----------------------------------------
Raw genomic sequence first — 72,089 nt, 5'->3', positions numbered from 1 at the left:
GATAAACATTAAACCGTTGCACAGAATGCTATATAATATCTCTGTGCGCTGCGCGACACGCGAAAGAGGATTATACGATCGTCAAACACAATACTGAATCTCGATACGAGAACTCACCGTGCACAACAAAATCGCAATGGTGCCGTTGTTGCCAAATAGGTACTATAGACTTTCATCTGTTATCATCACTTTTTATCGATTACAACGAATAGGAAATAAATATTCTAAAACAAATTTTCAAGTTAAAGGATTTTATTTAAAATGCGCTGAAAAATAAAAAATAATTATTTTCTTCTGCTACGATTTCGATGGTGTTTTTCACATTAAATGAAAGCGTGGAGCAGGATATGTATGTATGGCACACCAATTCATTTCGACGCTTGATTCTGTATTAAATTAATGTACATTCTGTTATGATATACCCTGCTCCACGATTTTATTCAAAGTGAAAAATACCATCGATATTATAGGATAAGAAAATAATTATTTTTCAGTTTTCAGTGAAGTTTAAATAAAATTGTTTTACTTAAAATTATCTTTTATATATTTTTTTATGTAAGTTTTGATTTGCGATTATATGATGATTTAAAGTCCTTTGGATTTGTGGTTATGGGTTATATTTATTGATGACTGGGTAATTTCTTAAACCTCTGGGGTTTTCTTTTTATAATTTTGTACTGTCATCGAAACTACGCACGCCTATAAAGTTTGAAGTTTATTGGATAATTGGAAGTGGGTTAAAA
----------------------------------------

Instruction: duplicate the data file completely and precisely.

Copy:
Raw genomic sequence first — 72,089 nt, 5'->3', positions numbered from 1 at the left:
GATAAACATTAAACCGTTGCACAGAATGCTATATAATATCTCTGTGCGCTGCGCGACACGCGAAAGAGGATTATACGATCGTCAAACACAATACTGAATCTCGATACGAGAACTCACCGTGCACAACAAAATCGCAATGGTGCCGTTGTTGCCAAATAGGTACTATAGACTTTCATCTGTTATCATCACTTTTTATCGATTACAACGAATAGGAAATAAATATTCTAAAACAAATTTTCAAGTTAAAGGATTTTATTTAAAATGCGCTGAAAAATAAAAAATAATTATTTTCTTCTGCTACGATTTCGATGGTGTTTTTCACATTAAATGAAAGCGTGGAGCAGGATATGTATGTATGGCACACCAATTCATTTCGACGCTTGATTCTGTATTAAATTAATGTACATTCTGTTATGATATACCCTGCTCCACGATTTTATTCAAAGTGAAAAATACCATCGATATTATAGGATAAGAAAATAATTATTTTTCAGTTTTCAGTGAAGTTTAAATAAAATTGTTTTACTTAAAATTATCTTTTATATATTTTTTTATGTAAGTTTTGATTTGCGATTATATGATGATTTAAAGTCCTTTGGATTTGTGGTTATGGGTTATATTTATTGATGACTGGGTAATTTCTTAAACCTCTGGGGTTTTCTTTTTATAATTTTGTACTGTCATCGAAACTACGCACGCCTATAAAGTTTGAAGTTTATTGGATAATTGGAAGTGGGTTAAAA